By Andy Pragacz

Last week we asked the question: what is political correctness? We partly identified political correctness as an attempt to purify language of certain kinds of bias through the banning of words and/or phrases that have been defined (by politically correct ideology) as somehow negatively portraying ‘subordinate identities’. This week we will interrogate the ban as a strategy for purifying language.

In the first place, the form of the ban is ineffective and does not acknowledge how and why politically incorrect words and phrases are used. In this instance (as in the rest of my discussion of political correctness), I am referring to a conversational usage of such terms as opposed to intentionally harming a person or group of people. Any expression, politically incorrect or not, that is meant to harm and instill fear, is deleterious. Back to the point, most usage of politically incorrect words is not an expression of hostility (including tacit bias) toward minorities. Rather, they are verbal markers of a community like clothes, music, hairstyle etc. We can (and should) interrogate how and why a community uses certain words or phrases but this is a point for a later piece. What is important is that when someone is told such and such a word or phrase is ‘bad’ by an authoritative moralizing ‘NO!’, explicit in the ban, it can be perceived as an attack on that person or a community. Most people do not want to inflict harm on others, but they also want their experiences to be validated. The ‘NO!’ of the ban in itself cannot do this.

Furthermore, as the old maxim goes: ‘laws were made to be broken’ and insofar as political correctness is the law of a ‘tolerant’ and ‘liberal’ society, politically incorrect utterances become an expression (albeit perhaps a poor one) of a person’s dislike for certain institutions or people associated with political correctness. How many times have you heard attacks on political correctness on FOX News? The critique of political correctness has nothing to do with political correctness, but it is a tool used to attack the liberals in American politics specifically motivated against perceived liberal proselytizing. So instead of removing and confronting bias, dichotomies are created with each side re-represented the Other as Other, i.e. not like them and somehow ‘bad’. The politicization of politically correct ideology is unfortunate, but since the ‘NO!’ of the ban is viewed as an attempt to tell people what not to do it should have been expected.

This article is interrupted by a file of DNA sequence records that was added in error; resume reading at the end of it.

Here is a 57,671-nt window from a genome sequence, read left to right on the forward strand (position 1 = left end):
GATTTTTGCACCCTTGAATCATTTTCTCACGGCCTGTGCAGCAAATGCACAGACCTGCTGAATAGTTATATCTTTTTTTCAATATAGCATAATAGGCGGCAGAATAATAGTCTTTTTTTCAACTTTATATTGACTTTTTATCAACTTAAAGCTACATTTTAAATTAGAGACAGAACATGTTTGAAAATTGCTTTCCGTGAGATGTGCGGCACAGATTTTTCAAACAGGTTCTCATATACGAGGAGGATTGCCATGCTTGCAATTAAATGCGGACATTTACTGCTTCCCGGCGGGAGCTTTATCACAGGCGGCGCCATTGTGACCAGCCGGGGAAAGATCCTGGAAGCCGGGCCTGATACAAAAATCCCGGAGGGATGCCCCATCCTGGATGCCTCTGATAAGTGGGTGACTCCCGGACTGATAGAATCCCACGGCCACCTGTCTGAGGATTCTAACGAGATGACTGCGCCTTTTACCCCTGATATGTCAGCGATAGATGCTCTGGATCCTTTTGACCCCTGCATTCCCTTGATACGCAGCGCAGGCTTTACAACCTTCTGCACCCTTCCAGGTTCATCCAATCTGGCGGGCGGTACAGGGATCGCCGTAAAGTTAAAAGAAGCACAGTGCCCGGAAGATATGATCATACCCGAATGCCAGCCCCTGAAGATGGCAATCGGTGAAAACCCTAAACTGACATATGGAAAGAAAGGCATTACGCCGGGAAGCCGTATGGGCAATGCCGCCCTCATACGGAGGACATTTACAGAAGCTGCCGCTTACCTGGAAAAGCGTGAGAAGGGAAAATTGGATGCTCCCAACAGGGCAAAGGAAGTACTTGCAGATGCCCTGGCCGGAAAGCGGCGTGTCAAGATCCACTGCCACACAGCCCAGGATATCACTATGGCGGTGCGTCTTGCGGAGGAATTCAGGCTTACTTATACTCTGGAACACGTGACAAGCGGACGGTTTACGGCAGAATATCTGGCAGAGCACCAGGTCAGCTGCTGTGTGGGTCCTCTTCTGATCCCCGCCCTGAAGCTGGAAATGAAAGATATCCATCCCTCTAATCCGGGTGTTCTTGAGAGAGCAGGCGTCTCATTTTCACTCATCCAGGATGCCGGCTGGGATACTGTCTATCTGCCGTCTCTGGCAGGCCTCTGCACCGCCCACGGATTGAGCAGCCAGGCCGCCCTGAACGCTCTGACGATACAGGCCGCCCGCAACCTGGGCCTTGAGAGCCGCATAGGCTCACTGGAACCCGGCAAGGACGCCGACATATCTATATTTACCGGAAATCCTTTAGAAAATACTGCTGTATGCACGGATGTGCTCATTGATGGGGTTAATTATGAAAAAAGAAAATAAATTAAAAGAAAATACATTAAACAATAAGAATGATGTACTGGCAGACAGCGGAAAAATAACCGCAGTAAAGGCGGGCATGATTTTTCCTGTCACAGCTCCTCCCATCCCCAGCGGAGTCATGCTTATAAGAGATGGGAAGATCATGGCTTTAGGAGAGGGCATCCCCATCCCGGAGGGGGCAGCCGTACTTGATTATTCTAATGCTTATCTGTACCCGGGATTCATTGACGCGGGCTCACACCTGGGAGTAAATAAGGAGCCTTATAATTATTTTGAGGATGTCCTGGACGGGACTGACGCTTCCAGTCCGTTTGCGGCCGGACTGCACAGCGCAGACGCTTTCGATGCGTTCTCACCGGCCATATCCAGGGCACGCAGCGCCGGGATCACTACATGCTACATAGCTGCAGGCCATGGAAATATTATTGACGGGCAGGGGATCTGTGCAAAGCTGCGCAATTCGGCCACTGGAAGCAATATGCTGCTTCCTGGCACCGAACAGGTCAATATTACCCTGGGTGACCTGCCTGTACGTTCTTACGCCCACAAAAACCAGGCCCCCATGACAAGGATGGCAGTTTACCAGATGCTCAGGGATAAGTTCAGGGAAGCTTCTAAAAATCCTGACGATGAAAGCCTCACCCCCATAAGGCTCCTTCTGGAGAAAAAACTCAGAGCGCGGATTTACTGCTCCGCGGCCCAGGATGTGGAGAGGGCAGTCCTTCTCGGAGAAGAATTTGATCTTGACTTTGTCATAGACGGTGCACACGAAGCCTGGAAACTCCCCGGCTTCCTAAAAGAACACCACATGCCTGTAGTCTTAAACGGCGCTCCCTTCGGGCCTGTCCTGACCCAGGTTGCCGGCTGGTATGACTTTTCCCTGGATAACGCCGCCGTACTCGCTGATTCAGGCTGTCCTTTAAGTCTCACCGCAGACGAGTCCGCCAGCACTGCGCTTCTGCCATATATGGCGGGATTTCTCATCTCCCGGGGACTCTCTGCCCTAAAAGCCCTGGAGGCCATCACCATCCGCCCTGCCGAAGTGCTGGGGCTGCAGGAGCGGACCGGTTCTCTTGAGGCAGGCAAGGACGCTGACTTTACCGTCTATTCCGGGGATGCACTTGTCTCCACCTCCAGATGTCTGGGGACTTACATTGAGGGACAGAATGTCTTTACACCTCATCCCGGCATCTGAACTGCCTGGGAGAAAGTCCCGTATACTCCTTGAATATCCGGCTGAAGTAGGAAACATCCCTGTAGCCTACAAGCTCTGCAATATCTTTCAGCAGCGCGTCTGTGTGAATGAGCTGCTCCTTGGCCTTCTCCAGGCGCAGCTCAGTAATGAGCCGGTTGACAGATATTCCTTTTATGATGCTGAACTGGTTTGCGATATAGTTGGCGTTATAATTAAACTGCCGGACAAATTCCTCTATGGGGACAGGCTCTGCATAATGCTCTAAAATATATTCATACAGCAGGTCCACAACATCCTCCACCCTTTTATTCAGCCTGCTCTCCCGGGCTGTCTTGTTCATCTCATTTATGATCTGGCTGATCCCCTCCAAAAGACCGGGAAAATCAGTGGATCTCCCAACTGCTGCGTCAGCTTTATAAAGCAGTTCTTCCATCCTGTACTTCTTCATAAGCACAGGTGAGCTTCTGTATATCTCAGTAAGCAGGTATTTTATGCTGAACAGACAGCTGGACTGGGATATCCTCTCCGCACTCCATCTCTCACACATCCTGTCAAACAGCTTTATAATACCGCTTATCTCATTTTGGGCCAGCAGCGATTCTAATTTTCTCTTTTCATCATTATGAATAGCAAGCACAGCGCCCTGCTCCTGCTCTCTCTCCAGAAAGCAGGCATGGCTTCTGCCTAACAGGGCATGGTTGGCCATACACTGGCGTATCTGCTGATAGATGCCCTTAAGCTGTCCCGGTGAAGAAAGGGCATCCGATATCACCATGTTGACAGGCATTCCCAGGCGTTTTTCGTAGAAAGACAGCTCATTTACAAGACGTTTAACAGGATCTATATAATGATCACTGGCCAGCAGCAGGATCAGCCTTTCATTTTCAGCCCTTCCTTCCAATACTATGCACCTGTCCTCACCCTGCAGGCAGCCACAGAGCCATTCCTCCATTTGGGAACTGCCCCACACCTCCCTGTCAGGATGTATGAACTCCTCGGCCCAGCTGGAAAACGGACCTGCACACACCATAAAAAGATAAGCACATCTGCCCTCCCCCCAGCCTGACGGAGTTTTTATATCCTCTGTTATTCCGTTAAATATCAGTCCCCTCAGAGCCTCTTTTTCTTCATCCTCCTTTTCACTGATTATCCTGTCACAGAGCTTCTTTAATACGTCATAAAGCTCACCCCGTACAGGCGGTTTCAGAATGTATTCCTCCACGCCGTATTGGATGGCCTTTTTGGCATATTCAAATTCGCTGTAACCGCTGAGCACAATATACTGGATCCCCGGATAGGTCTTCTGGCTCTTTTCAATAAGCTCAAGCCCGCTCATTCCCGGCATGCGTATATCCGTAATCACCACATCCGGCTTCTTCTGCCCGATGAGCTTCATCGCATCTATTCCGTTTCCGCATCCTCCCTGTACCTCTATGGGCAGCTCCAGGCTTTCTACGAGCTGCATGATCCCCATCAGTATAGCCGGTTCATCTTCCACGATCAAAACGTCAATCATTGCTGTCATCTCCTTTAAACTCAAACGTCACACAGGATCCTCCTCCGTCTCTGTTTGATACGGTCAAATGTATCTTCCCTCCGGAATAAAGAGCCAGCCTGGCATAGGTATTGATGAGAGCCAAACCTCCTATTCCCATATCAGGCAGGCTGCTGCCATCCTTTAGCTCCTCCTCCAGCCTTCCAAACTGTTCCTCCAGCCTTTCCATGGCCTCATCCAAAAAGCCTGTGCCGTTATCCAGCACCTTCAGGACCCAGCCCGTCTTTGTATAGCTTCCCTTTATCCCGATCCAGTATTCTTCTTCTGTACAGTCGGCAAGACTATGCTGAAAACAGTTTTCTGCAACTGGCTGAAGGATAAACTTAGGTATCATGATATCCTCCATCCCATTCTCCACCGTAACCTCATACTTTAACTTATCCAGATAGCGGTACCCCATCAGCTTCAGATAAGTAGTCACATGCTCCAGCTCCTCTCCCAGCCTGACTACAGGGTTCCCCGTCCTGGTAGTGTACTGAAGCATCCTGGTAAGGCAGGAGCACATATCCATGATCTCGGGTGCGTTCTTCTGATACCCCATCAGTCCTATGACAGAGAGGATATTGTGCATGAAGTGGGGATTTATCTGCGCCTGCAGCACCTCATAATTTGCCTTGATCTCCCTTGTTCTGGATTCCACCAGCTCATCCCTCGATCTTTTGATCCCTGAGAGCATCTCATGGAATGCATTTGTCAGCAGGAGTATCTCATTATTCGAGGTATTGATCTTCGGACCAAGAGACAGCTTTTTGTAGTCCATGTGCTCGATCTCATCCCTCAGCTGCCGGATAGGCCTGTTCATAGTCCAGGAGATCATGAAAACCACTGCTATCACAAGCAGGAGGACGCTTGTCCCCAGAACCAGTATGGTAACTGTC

I want to take an even more controversial stand, not particularly rooted in reality but theoretically sound none the less. Let’s step into the mind of a racist or a homophobe or a misogynist. This person is not someone who hates a minority group, it is rather someone whose identity, be it personal or cultural or both, is dependent on definition against what they are not: women, people of color, or LGBTQ people. The ban in political correctness, the ‘NO!’, acts as an attack on their identity. It is scary to be confronted by the ‘NO!’ which forces you to re-conceptualize yourself as something other than that. And this is where political correctness fails miserably. It doesn’t force us to re-think this, but rather allows bias to stand, especially in the face of such intensity, and condones (because it uses) euphemism as opposed to change. There is no way out, no alternative way of being for the racist/homophobe/misogynist: if you accept political correctness you are a liberal or you are something you do not identify with and worst yet you are not you. There is fear: not necessarily fear of difference but fear of being disembodied from yourself.

I would also like to put into consideration that politically correct language acts a verbal communal marker as well. It becomes readily apparent, in some cases, when a person uses the politically correct term as opposed to a ‘normal’ term. Addressed to certain people politically correct language can be just as alienating as politically incorrect verbal formations. Just as slang can be lead to misperceptions about the user and be misunderstood by others, so is the case for both politically correct and politically incorrect speech.

The ban utilized by political correctness is also logically self-defeating because it demonstrates that language cannot be purified. If certain verbal expressions are off limits to utterance, then language as a whole cannot be bias-free. To ignore these expressions is an attempt to put bias ‘out of mind and out of sight,’ which is the opposite of dealing and overcoming bias. And insofar as it is political correctness that has marked certain words and phrase as intrinsically politically incorrect the ban is self-defeating: the ideology gives a Truth to the word, bans the word, thus marking certain words or phrases as ‘unspeakable’; even though certain terms are a part of a language they have been located outside of acceptability.